In Ransom v. Marrazzo, 848 F.2d 398 (3d Cir. 1988), the Court of Appeals for the
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Third Circuit determined that the Prothonotary’s failure to enter the liens in the judgment index, as required by § 7106(b), rendered the lien avoidable. The court then examined the consequences of the Prothonotary’s failure to properly index the liens applying Pa.Stat.Ann. tit. 53 § 7432. It ultimately found that the failure had no effect but only because none of the plaintiff’s in Ransom were found to be bona fide purchasers Id. at 405-07.
The City has argued that the Ransom decision does not squarely address the question of perfection. They assert that the decision does no more than uphold the validity of the City’s shut-off remedy with respect to water customers. However, the court necessarily had to resolve the question of lien perfection before it could apply § 7432.
It is clear that municipal liens are not perfected until properly recorded in the judgment index as required by § 7106(b). This court is not free to ignore statutory requirements concerning recording. Cf. In re Ryan, 851 F.2d 502 (1st Cir. 1988). As the City has not utilized the judgment index in its recording process as required by state law, we agree with the judgment of the Bankruptcy Court that the lien is vulnerable to attack by the debtor, standing in the shoes of the trustee under § 545(2).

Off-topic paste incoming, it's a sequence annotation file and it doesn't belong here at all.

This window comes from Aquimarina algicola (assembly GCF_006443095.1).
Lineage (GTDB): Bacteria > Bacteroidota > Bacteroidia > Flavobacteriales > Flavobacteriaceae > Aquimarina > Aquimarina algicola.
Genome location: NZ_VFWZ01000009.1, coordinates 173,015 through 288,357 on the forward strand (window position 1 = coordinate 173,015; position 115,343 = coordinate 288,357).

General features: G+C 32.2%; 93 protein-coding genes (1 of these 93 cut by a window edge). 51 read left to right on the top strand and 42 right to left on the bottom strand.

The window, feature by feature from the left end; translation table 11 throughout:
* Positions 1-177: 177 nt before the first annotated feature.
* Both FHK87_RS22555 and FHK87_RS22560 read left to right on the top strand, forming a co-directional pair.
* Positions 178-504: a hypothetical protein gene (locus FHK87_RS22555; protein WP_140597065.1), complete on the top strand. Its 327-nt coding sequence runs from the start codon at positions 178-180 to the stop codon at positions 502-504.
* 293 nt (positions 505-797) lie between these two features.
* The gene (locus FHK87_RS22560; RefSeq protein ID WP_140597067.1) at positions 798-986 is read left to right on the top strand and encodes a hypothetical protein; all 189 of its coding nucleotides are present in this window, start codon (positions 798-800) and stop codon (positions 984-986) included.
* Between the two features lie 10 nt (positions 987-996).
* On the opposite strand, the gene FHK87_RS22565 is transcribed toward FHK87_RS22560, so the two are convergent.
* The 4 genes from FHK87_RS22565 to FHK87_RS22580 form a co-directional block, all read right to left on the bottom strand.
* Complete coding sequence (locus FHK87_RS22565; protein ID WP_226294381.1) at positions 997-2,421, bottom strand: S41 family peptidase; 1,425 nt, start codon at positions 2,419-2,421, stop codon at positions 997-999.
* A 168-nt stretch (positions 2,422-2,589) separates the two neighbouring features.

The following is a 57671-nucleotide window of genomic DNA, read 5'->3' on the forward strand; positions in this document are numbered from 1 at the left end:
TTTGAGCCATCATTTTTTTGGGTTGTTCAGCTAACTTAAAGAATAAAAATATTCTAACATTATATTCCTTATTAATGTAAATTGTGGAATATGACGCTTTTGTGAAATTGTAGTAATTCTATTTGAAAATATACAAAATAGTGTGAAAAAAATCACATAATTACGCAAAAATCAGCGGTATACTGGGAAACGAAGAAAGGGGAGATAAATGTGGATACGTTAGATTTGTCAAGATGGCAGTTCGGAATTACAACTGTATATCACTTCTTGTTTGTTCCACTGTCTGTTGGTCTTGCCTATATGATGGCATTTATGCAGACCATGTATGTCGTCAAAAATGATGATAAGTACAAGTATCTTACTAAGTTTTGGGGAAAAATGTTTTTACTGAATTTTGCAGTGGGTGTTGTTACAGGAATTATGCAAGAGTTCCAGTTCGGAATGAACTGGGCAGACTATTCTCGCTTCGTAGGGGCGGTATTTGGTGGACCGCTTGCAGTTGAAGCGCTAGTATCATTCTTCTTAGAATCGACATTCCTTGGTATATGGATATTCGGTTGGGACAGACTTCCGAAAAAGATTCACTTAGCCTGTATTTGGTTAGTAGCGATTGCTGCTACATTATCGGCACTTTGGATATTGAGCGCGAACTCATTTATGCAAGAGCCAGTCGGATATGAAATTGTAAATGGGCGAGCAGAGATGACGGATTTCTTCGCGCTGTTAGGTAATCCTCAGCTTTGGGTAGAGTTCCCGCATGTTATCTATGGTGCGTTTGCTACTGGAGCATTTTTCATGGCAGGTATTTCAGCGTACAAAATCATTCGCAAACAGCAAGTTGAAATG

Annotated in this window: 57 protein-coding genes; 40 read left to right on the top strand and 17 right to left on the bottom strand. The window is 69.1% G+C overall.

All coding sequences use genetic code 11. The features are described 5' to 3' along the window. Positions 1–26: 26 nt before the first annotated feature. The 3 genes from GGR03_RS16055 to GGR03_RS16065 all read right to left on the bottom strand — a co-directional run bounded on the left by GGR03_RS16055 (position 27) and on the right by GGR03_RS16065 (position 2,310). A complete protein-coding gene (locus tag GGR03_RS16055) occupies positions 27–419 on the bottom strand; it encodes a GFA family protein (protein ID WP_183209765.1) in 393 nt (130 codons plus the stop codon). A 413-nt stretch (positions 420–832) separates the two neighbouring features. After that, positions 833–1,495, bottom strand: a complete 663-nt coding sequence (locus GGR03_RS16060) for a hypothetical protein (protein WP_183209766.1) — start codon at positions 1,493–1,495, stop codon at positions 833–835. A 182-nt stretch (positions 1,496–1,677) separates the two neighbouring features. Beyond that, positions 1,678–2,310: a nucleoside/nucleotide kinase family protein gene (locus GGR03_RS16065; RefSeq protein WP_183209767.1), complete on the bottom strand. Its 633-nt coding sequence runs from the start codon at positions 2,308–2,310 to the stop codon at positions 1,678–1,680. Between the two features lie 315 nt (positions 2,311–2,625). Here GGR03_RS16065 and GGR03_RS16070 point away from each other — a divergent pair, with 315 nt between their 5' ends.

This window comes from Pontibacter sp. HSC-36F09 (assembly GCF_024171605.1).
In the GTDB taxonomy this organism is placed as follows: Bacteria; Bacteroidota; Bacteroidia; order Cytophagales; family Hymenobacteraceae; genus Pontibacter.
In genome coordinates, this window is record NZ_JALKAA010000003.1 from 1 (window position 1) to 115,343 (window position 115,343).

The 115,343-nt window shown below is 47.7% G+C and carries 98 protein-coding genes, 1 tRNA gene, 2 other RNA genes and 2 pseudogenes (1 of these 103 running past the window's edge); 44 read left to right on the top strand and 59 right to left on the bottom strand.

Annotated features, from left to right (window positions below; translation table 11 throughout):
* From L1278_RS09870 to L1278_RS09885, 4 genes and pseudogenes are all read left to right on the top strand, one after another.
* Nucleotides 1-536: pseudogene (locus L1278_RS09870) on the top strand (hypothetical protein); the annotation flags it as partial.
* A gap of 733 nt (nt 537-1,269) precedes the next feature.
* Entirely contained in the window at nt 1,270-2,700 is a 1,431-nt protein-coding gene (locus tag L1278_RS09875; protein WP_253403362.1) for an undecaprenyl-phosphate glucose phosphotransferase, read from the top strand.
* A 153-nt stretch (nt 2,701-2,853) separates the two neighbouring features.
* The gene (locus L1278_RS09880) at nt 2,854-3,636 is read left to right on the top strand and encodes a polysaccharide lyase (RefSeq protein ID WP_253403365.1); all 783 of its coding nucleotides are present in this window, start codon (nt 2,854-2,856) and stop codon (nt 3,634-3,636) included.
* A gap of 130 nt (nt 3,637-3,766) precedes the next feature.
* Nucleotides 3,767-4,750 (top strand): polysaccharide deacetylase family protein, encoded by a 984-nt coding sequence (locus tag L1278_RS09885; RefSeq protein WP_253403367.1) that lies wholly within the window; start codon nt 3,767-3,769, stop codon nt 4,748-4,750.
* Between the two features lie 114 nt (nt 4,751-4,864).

(B) Is the Debtor Barred from Asserting Bona Fide Status Because of Constructive Notice?
The City has also argued that despite the fact that the lien was improperly indexed, the Debtor is nevertheless precluded from asserting bona fide status because of constructive notice. The City maintains that while it failed to list the liens in the judgment index as required by state law, merely its action of filing the liens with the Prothonotary was sufficient notice by the City to any subsequent purchaser which would preclude the trustee from utilizing the avoidance provisions of the bankruptcy code. We disagree and hold that where state law has explicitly described the procedure by which a lien can be perfected, no act other than strict compliance with the recording statute will shield the City from attack by the trustee.
It has been recognized that notice, other than constructive notice by record, may affect the trustee’s avoidance powers. I McCannon v. Marston, 679 F.2d 13, 16 (3rd Cir. 1982), the Court of Appeals found that a trustee was not allowed to avoid an unrecorded property interest since a third party was in clear and open possession of the property. Possession itself gave notice to the world and thereby served to defeat the rights of a bona fide purchaser. Obviously, in the case sub judice there has been no possession of the kind spoken of in McCannon. The City would have us read McCannon as expanding constructive notice beyond that provided by either strict compliance with state recording law or of clear and open possession to embrace any situation that may be sufficient to impose constructive notice on a subsequent purchaser and bar a trustee’s avoidance powers. However, the doctrine of constructive notice is harsh and should be resorted to reluctantly. Amoco Production Co. v. U.S., 619 F.2d 1383 (10th Cir. 1980). We hold that, without strict compliance with the indexing requirement of § 7106(b), the trustee, from the vantage of a bona fide purchaser, could not have received constructive notice of the incumbrance imposed on the property by the City.